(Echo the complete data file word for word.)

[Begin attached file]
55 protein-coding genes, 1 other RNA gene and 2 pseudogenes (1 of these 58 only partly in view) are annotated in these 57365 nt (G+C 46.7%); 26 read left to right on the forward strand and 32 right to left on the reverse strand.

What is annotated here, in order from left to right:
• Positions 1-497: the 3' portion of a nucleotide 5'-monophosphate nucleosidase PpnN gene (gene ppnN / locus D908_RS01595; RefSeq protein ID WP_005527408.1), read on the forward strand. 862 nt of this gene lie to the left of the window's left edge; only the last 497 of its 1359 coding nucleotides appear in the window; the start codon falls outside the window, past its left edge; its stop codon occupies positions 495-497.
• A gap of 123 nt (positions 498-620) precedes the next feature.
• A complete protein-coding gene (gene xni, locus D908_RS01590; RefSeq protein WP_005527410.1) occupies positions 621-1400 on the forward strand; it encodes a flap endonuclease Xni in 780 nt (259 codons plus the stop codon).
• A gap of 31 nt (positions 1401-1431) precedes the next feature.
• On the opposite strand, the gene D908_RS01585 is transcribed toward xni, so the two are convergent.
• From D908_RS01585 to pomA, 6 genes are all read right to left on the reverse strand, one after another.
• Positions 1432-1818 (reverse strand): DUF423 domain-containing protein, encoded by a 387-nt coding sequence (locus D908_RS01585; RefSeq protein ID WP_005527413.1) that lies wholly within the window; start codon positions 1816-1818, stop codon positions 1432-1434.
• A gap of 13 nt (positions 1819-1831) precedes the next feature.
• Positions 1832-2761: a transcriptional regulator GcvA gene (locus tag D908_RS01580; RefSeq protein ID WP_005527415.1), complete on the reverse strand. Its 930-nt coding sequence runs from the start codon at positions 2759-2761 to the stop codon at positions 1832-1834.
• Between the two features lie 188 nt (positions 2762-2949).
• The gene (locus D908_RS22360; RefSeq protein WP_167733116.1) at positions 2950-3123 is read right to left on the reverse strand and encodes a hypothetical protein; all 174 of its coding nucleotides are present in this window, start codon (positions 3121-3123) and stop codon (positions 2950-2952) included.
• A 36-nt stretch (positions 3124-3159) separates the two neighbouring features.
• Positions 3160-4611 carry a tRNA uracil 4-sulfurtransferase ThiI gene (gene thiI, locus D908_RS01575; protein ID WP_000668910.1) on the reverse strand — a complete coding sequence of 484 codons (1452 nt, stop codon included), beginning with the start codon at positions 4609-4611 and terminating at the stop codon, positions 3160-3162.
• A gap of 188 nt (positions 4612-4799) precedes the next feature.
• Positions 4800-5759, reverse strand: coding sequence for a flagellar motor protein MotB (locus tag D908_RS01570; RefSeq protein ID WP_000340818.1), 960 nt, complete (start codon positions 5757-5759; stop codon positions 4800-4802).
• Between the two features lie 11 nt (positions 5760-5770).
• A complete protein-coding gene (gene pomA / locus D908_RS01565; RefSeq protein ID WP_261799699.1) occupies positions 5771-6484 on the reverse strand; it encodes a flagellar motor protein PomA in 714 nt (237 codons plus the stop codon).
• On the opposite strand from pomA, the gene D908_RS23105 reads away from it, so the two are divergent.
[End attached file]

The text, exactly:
55 protein-coding genes, 1 other RNA gene and 2 pseudogenes (1 of these 58 only partly in view) are annotated in these 57365 nt (G+C 46.7%); 26 read left to right on the forward strand and 32 right to left on the reverse strand.

What is annotated here, in order from left to right:
• Positions 1-497: the 3' portion of a nucleotide 5'-monophosphate nucleosidase PpnN gene (gene ppnN / locus D908_RS01595; RefSeq protein ID WP_005527408.1), read on the forward strand. 862 nt of this gene lie to the left of the window's left edge; only the last 497 of its 1359 coding nucleotides appear in the window; the start codon falls outside the window, past its left edge; its stop codon occupies positions 495-497.
• A gap of 123 nt (positions 498-620) precedes the next feature.
• A complete protein-coding gene (gene xni, locus D908_RS01590; RefSeq protein WP_005527410.1) occupies positions 621-1400 on the forward strand; it encodes a flap endonuclease Xni in 780 nt (259 codons plus the stop codon).
• A gap of 31 nt (positions 1401-1431) precedes the next feature.
• On the opposite strand, the gene D908_RS01585 is transcribed toward xni, so the two are convergent.
• From D908_RS01585 to pomA, 6 genes are all read right to left on the reverse strand, one after another.
• Positions 1432-1818 (reverse strand): DUF423 domain-containing protein, encoded by a 387-nt coding sequence (locus D908_RS01585; RefSeq protein ID WP_005527413.1) that lies wholly within the window; start codon positions 1816-1818, stop codon positions 1432-1434.
• A gap of 13 nt (positions 1819-1831) precedes the next feature.
• Positions 1832-2761: a transcriptional regulator GcvA gene (locus tag D908_RS01580; RefSeq protein ID WP_005527415.1), complete on the reverse strand. Its 930-nt coding sequence runs from the start codon at positions 2759-2761 to the stop codon at positions 1832-1834.
• Between the two features lie 188 nt (positions 2762-2949).
• The gene (locus D908_RS22360; RefSeq protein WP_167733116.1) at positions 2950-3123 is read right to left on the reverse strand and encodes a hypothetical protein; all 174 of its coding nucleotides are present in this window, start codon (positions 3121-3123) and stop codon (positions 2950-2952) included.
• A 36-nt stretch (positions 3124-3159) separates the two neighbouring features.
• Positions 3160-4611 carry a tRNA uracil 4-sulfurtransferase ThiI gene (gene thiI, locus D908_RS01575; protein ID WP_000668910.1) on the reverse strand — a complete coding sequence of 484 codons (1452 nt, stop codon included), beginning with the start codon at positions 4609-4611 and terminating at the stop codon, positions 3160-3162.
• A gap of 188 nt (positions 4612-4799) precedes the next feature.
• Positions 4800-5759, reverse strand: coding sequence for a flagellar motor protein MotB (locus tag D908_RS01570; RefSeq protein ID WP_000340818.1), 960 nt, complete (start codon positions 5757-5759; stop codon positions 4800-4802).
• Between the two features lie 11 nt (positions 5760-5770).
• A complete protein-coding gene (gene pomA / locus D908_RS01565; RefSeq protein ID WP_261799699.1) occupies positions 5771-6484 on the reverse strand; it encodes a flagellar motor protein PomA in 714 nt (237 codons plus the stop codon).
• On the opposite strand from pomA, the gene D908_RS23105 reads away from it, so the two are divergent.